Boys’ Own Action! – Warlord #383 – Review

Warlord 383 - coverI was born in 1970 and I loved the Second World War. In 2018, the UK has largely shaken off its obsession with World War 2, arguably the last ‘good’ war in which the country has taken part, but it’s fair to say that my childhood was dominated by a conflict that left the UK without its Empire, in horrendous levels of debt to the US, in need of national re-building and yet somehow one whose result could reasonably be seen as a ‘victory’. Perhaps because of that strange dichotomy between patriotic satisfaction at a job well done and the real geopolitical and economic consequences of that endeavour, UK pop culture was positively saturated with World War 2. Airfix models of planes, tanks and soldiers; TV shows like Dad’s Army, Colditz and Secret Army (and latterly its far more successful parody ‘Allo, ‘Allo); the novels of Alastair MacLean and Sven Hassel; Biggles; comics like Commando and Battle Picture Library: as a boy growing up in the 70s, it was impossible to escape the war. And that’s not including the personal reminiscences of my grandparents (my dad’s father, not fit enough to fight on the frontlines, nevertheless helped man an AA battery on the North West coast of England that one night downed a Junkers 88 bomber on its way to bomb Liverpool) or the various documentaries about the war which regularly appeared on our black and white (and eventually colour) TV screens.

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The Wild Storm: Michael Cray #9 – Review

Michael Cray 9Michael Cray is playing a dangerous game. Pretending to give his allegiance to the Wild Storm universe’s mad Diana Prince, while secretly working with a psychotic John Constantine to foil her plan to bring back the old Greek gods so that Constantine will help him deal with the sentient tumour in his head, which is a course of action that places him directly at odds with his boss Christine Trelane, Cray’s got not only a game within a game to consider but also an opponent embedded within his own mind. To say that he’s got his work cut out is an understatement. The fact that the stakes include not only Cray’s personal well-being but the fate of the entire world only makes the game that more intriguing. Throw in the enigmatic Dr Shahi and Cray’s erstwhile ‘team’ and there’s enough going on here to make your head spin. It’s a good job that writer Bryan Hill knows what he’s doing, then, isn’t it?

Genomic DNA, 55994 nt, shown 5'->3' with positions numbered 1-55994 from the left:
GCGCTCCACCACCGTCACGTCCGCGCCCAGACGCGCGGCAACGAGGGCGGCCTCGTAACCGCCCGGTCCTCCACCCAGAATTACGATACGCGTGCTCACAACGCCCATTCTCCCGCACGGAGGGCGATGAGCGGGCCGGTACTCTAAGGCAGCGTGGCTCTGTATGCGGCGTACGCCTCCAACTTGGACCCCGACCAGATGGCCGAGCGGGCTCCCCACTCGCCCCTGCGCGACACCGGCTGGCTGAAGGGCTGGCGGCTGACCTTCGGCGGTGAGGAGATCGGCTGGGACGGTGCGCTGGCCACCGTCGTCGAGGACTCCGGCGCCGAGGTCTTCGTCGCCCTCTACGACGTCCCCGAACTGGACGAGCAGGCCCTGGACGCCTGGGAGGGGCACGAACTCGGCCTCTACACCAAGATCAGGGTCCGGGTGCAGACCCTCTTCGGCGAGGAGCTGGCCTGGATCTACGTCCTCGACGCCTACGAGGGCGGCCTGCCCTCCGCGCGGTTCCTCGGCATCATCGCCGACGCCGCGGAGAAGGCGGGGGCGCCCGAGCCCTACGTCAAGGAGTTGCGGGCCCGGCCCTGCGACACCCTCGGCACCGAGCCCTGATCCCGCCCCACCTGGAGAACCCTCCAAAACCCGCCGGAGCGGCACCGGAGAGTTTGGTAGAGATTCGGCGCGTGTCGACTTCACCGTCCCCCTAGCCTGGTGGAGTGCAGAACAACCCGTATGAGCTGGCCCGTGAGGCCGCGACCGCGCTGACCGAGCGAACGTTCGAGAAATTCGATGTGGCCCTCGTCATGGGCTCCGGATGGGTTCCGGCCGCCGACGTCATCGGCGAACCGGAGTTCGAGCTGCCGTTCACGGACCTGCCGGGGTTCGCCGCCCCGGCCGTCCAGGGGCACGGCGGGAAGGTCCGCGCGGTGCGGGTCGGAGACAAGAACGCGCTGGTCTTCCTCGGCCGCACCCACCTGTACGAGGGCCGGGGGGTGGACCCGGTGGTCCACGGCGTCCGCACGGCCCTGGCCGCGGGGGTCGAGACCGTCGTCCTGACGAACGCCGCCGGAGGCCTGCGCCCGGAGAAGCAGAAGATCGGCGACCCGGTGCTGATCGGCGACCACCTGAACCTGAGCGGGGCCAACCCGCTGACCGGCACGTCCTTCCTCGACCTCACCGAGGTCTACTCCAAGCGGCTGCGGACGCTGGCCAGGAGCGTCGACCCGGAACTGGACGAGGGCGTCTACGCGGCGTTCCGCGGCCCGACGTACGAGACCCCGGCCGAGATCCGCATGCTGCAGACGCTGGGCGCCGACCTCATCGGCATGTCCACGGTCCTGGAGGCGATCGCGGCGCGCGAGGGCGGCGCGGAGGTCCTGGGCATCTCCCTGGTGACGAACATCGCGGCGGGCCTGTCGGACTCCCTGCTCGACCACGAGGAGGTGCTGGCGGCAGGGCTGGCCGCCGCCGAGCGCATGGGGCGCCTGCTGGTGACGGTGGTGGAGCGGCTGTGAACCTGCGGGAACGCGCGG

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Fairchild – The Wild Storm #14 Review

The Wild Storm (2017-) 014-000Well, that’s a shame. This is issue 14 of the Wild Storm imprint’s flagship title, not 13 as indicated by the numbering on the cover*. A small mistake, you might think, but, when this comic manages to produce something approaching perfection most issues, not an insignificant one: a fly in this comic’s sweet-smelling ointment; a little fox to spoil an otherwise luxuriant and abundant vine. Still, that is a nice cover. The image of this version of Fairchild (Gen13) lifting a jeep one-handed above her head is a typically Davis-Huntian (Davis-Hunt-esque?) study in feminine power and understated menace. Last issue saw the Wild Storm universe expand in intriguing and unexpected ways. Can we expect more of the same this time round? Let’s find out…

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Gotham By Daylight – The Unexpected #4 Review